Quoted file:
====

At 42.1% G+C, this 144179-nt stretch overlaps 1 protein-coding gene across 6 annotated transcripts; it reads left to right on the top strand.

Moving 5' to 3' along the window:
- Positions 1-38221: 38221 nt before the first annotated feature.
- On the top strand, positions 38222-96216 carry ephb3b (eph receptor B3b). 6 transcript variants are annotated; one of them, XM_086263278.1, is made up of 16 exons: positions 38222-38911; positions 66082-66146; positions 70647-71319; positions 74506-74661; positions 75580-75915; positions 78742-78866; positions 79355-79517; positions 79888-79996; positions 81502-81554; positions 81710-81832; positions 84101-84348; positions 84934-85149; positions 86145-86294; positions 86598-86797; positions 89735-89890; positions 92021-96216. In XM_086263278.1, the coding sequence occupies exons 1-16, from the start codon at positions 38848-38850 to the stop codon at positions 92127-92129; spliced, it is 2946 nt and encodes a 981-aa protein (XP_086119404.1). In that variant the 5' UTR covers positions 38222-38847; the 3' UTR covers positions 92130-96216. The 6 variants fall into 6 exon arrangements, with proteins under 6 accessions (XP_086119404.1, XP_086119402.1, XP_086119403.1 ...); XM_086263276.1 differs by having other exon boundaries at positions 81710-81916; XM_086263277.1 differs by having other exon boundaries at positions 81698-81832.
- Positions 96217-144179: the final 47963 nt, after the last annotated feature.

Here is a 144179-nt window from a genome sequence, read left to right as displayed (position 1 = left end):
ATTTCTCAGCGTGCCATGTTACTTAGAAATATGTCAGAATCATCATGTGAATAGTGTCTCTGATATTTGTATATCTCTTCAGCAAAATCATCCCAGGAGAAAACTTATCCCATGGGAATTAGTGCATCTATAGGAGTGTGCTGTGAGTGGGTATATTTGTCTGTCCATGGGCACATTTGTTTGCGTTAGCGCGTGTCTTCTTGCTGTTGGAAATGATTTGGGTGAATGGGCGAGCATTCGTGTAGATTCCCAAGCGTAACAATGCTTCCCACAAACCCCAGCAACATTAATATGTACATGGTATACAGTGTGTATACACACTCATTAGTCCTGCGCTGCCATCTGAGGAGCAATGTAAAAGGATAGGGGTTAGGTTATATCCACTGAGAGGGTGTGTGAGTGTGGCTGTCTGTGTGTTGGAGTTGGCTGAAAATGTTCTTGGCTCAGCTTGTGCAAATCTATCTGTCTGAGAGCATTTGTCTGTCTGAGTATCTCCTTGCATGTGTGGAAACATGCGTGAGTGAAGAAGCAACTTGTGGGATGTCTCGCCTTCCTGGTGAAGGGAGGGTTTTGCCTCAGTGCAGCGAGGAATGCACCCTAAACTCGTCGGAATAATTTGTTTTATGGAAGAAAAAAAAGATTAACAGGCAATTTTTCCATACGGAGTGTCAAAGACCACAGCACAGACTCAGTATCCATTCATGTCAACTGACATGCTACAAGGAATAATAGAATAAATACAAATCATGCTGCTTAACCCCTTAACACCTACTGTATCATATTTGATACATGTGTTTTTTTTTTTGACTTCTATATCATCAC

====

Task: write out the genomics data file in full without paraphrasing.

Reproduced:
At 42.1% G+C, this 144179-nt stretch overlaps 1 protein-coding gene across 6 annotated transcripts; it reads left to right on the top strand.

Moving 5' to 3' along the window:
- Positions 1-38221: 38221 nt before the first annotated feature.
- On the top strand, positions 38222-96216 carry ephb3b (eph receptor B3b). 6 transcript variants are annotated; one of them, XM_086263278.1, is made up of 16 exons: positions 38222-38911; positions 66082-66146; positions 70647-71319; positions 74506-74661; positions 75580-75915; positions 78742-78866; positions 79355-79517; positions 79888-79996; positions 81502-81554; positions 81710-81832; positions 84101-84348; positions 84934-85149; positions 86145-86294; positions 86598-86797; positions 89735-89890; positions 92021-96216. In XM_086263278.1, the coding sequence occupies exons 1-16, from the start codon at positions 38848-38850 to the stop codon at positions 92127-92129; spliced, it is 2946 nt and encodes a 981-aa protein (XP_086119404.1). In that variant the 5' UTR covers positions 38222-38847; the 3' UTR covers positions 92130-96216. The 6 variants fall into 6 exon arrangements, with proteins under 6 accessions (XP_086119404.1, XP_086119402.1, XP_086119403.1 ...); XM_086263276.1 differs by having other exon boundaries at positions 81710-81916; XM_086263277.1 differs by having other exon boundaries at positions 81698-81832.
- Positions 96217-144179: the final 47963 nt, after the last annotated feature.

Here is a 144179-nt window from a genome sequence, read left to right as displayed (position 1 = left end):
ATTTCTCAGCGTGCCATGTTACTTAGAAATATGTCAGAATCATCATGTGAATAGTGTCTCTGATATTTGTATATCTCTTCAGCAAAATCATCCCAGGAGAAAACTTATCCCATGGGAATTAGTGCATCTATAGGAGTGTGCTGTGAGTGGGTATATTTGTCTGTCCATGGGCACATTTGTTTGCGTTAGCGCGTGTCTTCTTGCTGTTGGAAATGATTTGGGTGAATGGGCGAGCATTCGTGTAGATTCCCAAGCGTAACAATGCTTCCCACAAACCCCAGCAACATTAATATGTACATGGTATACAGTGTGTATACACACTCATTAGTCCTGCGCTGCCATCTGAGGAGCAATGTAAAAGGATAGGGGTTAGGTTATATCCACTGAGAGGGTGTGTGAGTGTGGCTGTCTGTGTGTTGGAGTTGGCTGAAAATGTTCTTGGCTCAGCTTGTGCAAATCTATCTGTCTGAGAGCATTTGTCTGTCTGAGTATCTCCTTGCATGTGTGGAAACATGCGTGAGTGAAGAAGCAACTTGTGGGATGTCTCGCCTTCCTGGTGAAGGGAGGGTTTTGCCTCAGTGCAGCGAGGAATGCACCCTAAACTCGTCGGAATAATTTGTTTTATGGAAGAAAAAAAAGATTAACAGGCAATTTTTCCATACGGAGTGTCAAAGACCACAGCACAGACTCAGTATCCATTCATGTCAACTGACATGCTACAAGGAATAATAGAATAAATACAAATCATGCTGCTTAACCCCTTAACACCTACTGTATCATATTTGATACATGTGTTTTTTTTTTTGACTTCTATATCATCAC